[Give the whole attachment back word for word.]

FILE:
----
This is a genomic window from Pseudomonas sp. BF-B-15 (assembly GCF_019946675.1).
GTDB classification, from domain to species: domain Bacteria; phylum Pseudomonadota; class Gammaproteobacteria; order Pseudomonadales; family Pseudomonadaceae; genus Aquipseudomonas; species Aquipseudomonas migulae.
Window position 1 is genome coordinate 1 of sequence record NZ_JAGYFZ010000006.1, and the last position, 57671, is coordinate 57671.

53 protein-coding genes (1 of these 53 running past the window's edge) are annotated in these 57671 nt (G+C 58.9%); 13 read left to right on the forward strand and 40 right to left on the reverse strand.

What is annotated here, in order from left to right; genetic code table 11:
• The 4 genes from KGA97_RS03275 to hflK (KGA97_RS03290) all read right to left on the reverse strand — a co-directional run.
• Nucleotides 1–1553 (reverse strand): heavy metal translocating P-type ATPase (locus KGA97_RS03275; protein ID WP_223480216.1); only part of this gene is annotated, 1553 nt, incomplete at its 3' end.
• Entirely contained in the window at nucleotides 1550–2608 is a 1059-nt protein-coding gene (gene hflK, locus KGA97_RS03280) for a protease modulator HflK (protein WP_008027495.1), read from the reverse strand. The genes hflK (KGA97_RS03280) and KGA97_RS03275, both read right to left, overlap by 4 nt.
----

This is a genomic window from Pseudomonas sp. BF-B-15 (assembly GCF_019946675.1).
GTDB classification, from domain to species: domain Bacteria; phylum Pseudomonadota; class Gammaproteobacteria; order Pseudomonadales; family Pseudomonadaceae; genus Aquipseudomonas; species Aquipseudomonas migulae.
Window position 1 is genome coordinate 1 of sequence record NZ_JAGYFZ010000006.1, and the last position, 57671, is coordinate 57671.

53 protein-coding genes (1 of these 53 running past the window's edge) are annotated in these 57671 nt (G+C 58.9%); 13 read left to right on the forward strand and 40 right to left on the reverse strand.

What is annotated here, in order from left to right; genetic code table 11:
• The 4 genes from KGA97_RS03275 to hflK (KGA97_RS03290) all read right to left on the reverse strand — a co-directional run.
• Nucleotides 1–1553 (reverse strand): heavy metal translocating P-type ATPase (locus KGA97_RS03275; protein ID WP_223480216.1); only part of this gene is annotated, 1553 nt, incomplete at its 3' end.
• Entirely contained in the window at nucleotides 1550–2608 is a 1059-nt protein-coding gene (gene hflK, locus KGA97_RS03280) for a protease modulator HflK (protein WP_008027495.1), read from the reverse strand. The genes hflK (KGA97_RS03280) and KGA97_RS03275, both read right to left, overlap by 4 nt.